It's unclear that a governor has any say on where refugees are resettled.
Herbert, chairman of the National Governors Association, has asked the Utah Department of Public Safety to review security checks used by the federal refugee-resettlement program and wants to consult with the state's congressional delegation.
Cox left open the possibility that Herbert could change his mind after such a review.
"The highest duty of a governor," Cox said, "is to protect public safety."
The move by mostly GOP governors to reject Syrian refugees is one President Barack Obama spoke against during a news conference in Turkey, where he attended the Group of 20 summit.
The Democratic president said it was important that "we do not close our hearts to these victims of such violence and somehow start equating the issue of refugees with the issue of terrorism."
He also rejected the idea of screening refugees based on their religion, as proposed by some GOP presidential candidates, saying that is "not American."
Since the Syrian civil war began five years ago, Utah has resettled 12 Syrians, from two families, the most recent of whom arrived eight months ago. The state expects to receive a few hundred more between March and October.
That group would be part of Obama's plan to boost the total number of refugees accepted in the next year from 70,000 to 85,000. He said at least 10,000 of them would be Syrians.
In recent months, hundreds of thousands of Syrians have flooded Europe, where the security checks have been limited to a review of international arrest warrants.
Authorities in Paris found a Syrian passport near one of the eight attackers, who killed nearly 130 people in four coordinated attacks Friday. That passport was scanned in Greece, Serbia and Croatia in October, according to The Associated Press. It is unclear whether it is a real passport or whether it belongs to the suicide bomber. The militant Islamic State group has claimed responsibility for the attacks.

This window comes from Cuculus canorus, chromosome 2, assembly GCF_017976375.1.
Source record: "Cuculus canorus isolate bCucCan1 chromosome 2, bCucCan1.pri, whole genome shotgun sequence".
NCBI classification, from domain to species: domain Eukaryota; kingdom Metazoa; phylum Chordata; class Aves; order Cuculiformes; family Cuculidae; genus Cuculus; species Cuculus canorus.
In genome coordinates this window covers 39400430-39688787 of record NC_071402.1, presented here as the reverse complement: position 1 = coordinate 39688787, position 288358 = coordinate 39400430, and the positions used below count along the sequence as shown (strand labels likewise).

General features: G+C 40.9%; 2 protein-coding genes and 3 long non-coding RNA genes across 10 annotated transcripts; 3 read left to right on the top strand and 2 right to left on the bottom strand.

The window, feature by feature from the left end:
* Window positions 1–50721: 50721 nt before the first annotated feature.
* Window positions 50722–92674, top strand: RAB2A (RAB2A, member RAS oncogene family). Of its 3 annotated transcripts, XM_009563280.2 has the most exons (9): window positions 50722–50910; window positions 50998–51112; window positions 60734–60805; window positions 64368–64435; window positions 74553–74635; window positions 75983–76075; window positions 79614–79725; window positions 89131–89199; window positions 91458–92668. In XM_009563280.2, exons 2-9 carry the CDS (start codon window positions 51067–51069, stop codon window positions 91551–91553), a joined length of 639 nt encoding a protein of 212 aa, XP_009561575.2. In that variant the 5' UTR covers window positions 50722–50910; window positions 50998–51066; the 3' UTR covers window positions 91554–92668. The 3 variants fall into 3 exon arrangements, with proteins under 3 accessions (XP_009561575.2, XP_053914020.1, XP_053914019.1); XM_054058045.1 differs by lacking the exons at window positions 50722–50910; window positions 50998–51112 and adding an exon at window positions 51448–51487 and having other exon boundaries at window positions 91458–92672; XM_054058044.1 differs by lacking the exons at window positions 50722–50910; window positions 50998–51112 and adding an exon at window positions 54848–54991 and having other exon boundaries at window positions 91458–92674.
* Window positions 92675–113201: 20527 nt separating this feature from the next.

A bloc of Republican governors in the United States says the connection is reason enough to deny Syrian refugees access. So far, the chief executives in Alabama, Arizona, Arkansas, Florida, Georgia, Idaho, Illinois, Iowa, Kansas, Louisiana, Maine, Massachusetts, Michigan, Mississippi, Nebraska, Nevada, New Hampshire, New Jersey, New Mexico, North Carolina, Ohio, Oklahoma, South Carolina, Tennessee, Texas and Wisconsin say they do not want to admit any more Syrians, according to a tally kept by CNN. New Hampshire is the only state on that list led by a Democrat.
Texas Gov. Greg Abbott sent a letter to Obama expressing doubt that the federal government can perform the necessary security checks.
"Neither you nor any federal official can guarantee that Syrian refugees will not be part of any terroristic activity," Abbott said. "As such, opening our door to them irresponsibly exposes our fellow Americans to unacceptable peril."
Michigan Gov. Rick Snyder explained his decision to postpone accepting refugees by saying his "first priority is protecting the safety of our residents."